Follow this link for a peak into the lives of a bowerbird mating ritual!

Male Bowerbird with decorated bower [7]

You Are the Only Exception

In some instances, the female bird can be more colorful and ornate than the males of the same species. In these species the males incubate and care for the young while the females fight over territory and mates. We understand that the more competitive of the two sexes tends to be the more brightly colored[3].


In many species of birds, males go through daily routines of prepping for the females whether that is arranging their feathers or testing their vocal chords. It is interesting to see the many ways sexual selection plays out in bird species. Males spend much of their time and energy growing out beautiful feathers, singing for hours, and “dancing” in some instances. If you are a man and think your girl expects too much of you, then remember that she never made you build a bower with aluminum cans, fungi, and leaves before the first date.




  1. You discussed how in some species, such as the sandpiper bird, the female is more attractive than the males. You said this was because the females are more competative than the males of this species. Why would a select group of species have more competitive females instead of males? Why would they not select for males to be more competitive like most species?

  2. Sexual selection and natural selection are two very intriguing processes! Your discussion of how the males compete to woo the women who will end up rearing their young made me think of a group of primates. In my ecology class, we talked about Geladas. The males of this particular group have a chest area that varies in redness. The more intensely colored the patch, the more fit the male is supposed to be. Of course, this comes with a cost. The darker patches tend to result in more heat loss and energy expenditure. However, these males demonstrate great stamina regardless of the costs. Males fight among each other to maintain their role as the alpha male. Austin brings up a good point though. It is quite interesting to consider what happens when the tables are turned.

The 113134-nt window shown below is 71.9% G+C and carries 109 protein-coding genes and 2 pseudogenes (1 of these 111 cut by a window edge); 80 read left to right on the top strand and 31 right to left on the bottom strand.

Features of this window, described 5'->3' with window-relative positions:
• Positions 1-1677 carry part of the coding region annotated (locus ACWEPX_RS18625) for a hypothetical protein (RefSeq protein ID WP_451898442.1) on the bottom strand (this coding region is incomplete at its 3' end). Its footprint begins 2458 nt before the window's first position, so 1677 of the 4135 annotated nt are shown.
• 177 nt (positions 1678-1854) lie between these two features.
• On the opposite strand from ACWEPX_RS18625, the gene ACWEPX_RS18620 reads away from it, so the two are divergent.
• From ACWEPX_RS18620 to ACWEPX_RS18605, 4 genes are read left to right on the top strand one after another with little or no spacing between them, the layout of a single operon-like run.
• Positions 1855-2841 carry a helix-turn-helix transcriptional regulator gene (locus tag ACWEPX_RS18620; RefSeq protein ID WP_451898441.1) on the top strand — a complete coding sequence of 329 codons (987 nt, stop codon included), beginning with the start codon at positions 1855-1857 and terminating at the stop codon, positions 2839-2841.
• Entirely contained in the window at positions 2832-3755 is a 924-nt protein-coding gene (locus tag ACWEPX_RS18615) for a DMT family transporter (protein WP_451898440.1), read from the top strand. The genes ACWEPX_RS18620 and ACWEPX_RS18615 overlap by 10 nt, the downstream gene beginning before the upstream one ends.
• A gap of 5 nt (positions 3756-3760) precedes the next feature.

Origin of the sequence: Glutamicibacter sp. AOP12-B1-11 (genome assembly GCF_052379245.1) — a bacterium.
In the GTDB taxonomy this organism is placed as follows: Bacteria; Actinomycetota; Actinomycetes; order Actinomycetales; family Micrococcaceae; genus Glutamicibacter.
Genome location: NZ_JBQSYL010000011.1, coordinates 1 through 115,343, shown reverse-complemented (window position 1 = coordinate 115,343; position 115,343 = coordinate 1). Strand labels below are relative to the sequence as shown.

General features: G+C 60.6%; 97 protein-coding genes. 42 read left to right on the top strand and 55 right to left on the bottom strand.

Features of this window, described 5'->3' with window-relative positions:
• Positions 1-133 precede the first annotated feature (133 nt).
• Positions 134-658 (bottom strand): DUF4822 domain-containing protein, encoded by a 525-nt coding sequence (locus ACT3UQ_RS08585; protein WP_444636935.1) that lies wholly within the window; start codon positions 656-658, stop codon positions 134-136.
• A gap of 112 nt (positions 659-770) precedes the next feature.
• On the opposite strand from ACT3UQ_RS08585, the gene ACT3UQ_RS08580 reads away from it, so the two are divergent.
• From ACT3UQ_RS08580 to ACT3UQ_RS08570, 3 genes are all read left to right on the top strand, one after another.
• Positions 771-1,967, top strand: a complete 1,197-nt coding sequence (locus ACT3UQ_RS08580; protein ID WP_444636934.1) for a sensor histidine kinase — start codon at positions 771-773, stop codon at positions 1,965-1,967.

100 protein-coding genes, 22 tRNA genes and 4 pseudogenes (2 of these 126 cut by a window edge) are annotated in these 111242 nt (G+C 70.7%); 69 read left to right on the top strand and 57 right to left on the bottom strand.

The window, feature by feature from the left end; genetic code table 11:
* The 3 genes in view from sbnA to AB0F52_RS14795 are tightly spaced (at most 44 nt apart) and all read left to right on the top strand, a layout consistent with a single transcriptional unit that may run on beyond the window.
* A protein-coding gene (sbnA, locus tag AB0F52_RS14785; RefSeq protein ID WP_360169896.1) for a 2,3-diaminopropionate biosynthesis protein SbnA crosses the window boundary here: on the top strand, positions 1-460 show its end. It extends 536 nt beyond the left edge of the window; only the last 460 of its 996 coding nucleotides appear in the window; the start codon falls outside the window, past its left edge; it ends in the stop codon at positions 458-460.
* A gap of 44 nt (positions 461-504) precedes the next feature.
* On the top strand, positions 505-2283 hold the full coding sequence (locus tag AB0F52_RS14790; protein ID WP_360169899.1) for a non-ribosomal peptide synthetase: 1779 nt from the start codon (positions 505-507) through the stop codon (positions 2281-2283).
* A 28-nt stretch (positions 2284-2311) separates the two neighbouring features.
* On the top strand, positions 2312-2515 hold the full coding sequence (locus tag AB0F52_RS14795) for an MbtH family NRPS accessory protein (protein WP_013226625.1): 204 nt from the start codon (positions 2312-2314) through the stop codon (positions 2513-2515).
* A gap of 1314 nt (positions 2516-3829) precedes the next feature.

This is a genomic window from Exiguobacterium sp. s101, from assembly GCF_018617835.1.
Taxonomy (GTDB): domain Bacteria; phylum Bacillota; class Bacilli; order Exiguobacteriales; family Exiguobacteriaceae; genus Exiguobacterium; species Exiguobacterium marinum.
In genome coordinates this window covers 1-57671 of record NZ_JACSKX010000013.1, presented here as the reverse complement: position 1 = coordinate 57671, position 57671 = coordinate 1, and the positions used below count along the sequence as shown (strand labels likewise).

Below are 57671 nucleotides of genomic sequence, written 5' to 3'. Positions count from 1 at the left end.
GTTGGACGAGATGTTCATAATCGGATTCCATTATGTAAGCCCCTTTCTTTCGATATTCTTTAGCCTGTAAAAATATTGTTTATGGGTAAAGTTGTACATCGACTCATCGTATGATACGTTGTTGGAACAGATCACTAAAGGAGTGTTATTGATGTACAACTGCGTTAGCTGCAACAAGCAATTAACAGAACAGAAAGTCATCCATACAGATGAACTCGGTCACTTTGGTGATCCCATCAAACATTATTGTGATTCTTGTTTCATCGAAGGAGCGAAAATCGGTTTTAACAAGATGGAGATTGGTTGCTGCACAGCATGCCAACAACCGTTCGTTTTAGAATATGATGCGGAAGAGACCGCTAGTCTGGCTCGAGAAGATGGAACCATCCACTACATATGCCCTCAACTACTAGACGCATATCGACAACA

3. I think the general rule is that whichever sex is more invested in the young is the one that gets to choose its mate. If the male is the sex that raises the child, then the female is the sex that must compete for a mate. Basically, higher parental involvement (evolutionarily) leads to lower sexual competition, and vice versa.

    Also, this courtship display is always under attack of mimicry. Certain birds will mimic either a feather pattern or a song in order to trick a female into mating with them. One example of this is the lyre bird. They are masters of mimicry, and can repeat pretty much any sound they hear. The link below will take you to a video of a lyre bird in action.